Our Mission

Tacubaya Ranch has opened the gates of its 3,200 acre ranch to the public in order to provide a safe and comfortable environment for nature enthusiasts to engage in recreational activities. We have set aside 900 acres exclusively for Nature Photography while working closely with the Texas Parks & Wildlife Department to manage the wildlife population and habitat on the remaining 2,300 acres. In addition to providing the location for such activities we also strive to increase awareness of natural history, wildlife management and land conservation practices through educational programs, photography and personal experiences. It is this type of diversification that will allow individuals to preserve the natural heritage of their land as well as provide an alternate revenue source to ensure the protection of the land for future generations.

Our History

The Garcia family has been “ranching” in Northern Mexico and South Texas since 1740 when they received an original land grant from the King of Spain. This grant at one time consisted of more than a quarter million acres spanning both sides of the Rio Grande River. However, it was not until 1873 that Tacubaya Ranch began its long and colorful history.

The events leading up to Tacubaya’s birth actually started in 1832 when Jose Manuel de Chapa, a resident of Camargo, Mexico, purchased a land grant, La Encantada, from the Mexican government consisting on 22,400 acres for 50 pesos. This land was located in Starr County (entirely in Brooks County today) between Rafael Garcia’s La Mestena and Luciano de Chapa’s Encino Del Pozo land grants. The de Chapas surely had intended to use this land as “agostadero”, or for the purpose of grazing cattle and horses; however, they sold the land within three years of taking possession. Jose Manuel stated that the sale was due to “the damages done by the daily incursions of savage tribes.” It is unclear whether he was referring to Indians, Texans or Mexicans since The Texas Revolution had only ended a year earlier and La Encantada was located in between the Rio Grande River (the Texan claim for the southern boundary of Texas) and the Nueces River (Mexico’s claim for the southern boundary). Jose Manuel sold La Encantada to Antonio Martinez in 1837 for 300 pesos. Martinez also bought the Encino Del Pozo land at this time from Luciano de Chapa. It is believed that Antonio Martinez had been a land speculator because he sold La Encantada, now consisting of 39,856 acres, to French Strother for 932 pesos less than two weeks after purchasing it from the de Chapas. La Encantada remained in the possession of French Strother for 11 months before he fell on hard times and had to sell the land for 500 pesos to Frederick Belden. The Belden family managed to remain in control of La Encantada for 34 years before Mauricia Arocha Belden, Frederick’s widow, sold the land to Gregorio Villarreal in 1872. Once again La Encantada only remained under new ownership for a year. Gregorio started selling off 1-league (approx 4,500 acres) sections of the land in 1873 starting in the west and moving east. The first section that sold was to Eligio Garcia who established Tacubaya Ranch on this land.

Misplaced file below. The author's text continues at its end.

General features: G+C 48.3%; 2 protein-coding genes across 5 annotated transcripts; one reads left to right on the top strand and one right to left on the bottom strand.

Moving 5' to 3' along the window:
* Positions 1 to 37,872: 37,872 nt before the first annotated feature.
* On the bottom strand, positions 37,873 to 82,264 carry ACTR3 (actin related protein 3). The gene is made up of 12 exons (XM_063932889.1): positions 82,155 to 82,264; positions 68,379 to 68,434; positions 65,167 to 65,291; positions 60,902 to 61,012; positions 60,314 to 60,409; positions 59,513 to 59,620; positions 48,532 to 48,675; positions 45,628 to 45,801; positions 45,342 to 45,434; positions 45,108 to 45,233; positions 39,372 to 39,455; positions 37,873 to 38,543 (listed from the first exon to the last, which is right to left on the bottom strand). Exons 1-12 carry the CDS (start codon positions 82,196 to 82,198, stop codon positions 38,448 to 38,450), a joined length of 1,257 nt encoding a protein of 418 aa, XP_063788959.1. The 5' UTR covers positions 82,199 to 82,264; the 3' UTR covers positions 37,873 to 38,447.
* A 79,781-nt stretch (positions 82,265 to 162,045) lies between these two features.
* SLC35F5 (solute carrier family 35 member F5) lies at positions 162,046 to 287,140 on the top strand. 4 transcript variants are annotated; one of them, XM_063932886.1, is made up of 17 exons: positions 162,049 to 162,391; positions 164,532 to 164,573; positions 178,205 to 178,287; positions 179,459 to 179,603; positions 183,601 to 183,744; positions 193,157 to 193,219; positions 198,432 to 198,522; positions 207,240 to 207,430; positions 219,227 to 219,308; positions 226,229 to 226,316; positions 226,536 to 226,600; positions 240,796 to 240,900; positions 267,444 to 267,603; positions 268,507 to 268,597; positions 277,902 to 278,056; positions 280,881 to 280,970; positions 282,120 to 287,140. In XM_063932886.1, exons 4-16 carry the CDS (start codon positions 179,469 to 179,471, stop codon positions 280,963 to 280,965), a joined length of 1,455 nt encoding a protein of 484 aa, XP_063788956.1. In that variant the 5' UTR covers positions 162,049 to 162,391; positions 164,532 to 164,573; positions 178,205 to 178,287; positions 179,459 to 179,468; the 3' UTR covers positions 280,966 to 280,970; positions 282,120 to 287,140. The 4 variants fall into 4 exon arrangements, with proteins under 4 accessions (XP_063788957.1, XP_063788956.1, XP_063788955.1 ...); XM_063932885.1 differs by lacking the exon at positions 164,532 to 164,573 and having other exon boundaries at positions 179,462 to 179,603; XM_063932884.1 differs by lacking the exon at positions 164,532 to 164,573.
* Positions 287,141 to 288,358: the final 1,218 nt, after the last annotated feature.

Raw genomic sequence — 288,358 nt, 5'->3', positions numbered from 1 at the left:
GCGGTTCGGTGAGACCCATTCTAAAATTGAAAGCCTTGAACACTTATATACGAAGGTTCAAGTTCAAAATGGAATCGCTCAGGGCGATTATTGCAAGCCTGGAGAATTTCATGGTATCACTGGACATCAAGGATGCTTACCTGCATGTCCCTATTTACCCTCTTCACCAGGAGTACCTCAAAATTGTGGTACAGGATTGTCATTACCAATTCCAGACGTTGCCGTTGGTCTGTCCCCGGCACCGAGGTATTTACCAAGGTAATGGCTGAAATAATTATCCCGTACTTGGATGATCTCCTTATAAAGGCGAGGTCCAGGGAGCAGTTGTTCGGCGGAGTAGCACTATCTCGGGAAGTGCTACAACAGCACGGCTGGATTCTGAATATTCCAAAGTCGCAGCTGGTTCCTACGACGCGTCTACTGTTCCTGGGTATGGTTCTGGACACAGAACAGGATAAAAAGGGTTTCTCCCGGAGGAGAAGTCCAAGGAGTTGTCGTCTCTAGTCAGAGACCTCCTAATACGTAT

The name “Tacubaya” comes from the Nahuatl language meaning “gathering place of water”. It is unclear to us why Eligio chose this name for his new ranch. Although, a greatgrandson of Eligio recalls a story about him traveling to Mexico City while on a business trip and visiting a town outside of Mexico City named Tacubaya. He liked the name and upon returning to the ranch he named it Tacubaya.

What is clear is the vision and goals Eligio set forth for the future of the Garcia family.

To be continued………

Directions To Tacubaya Ranch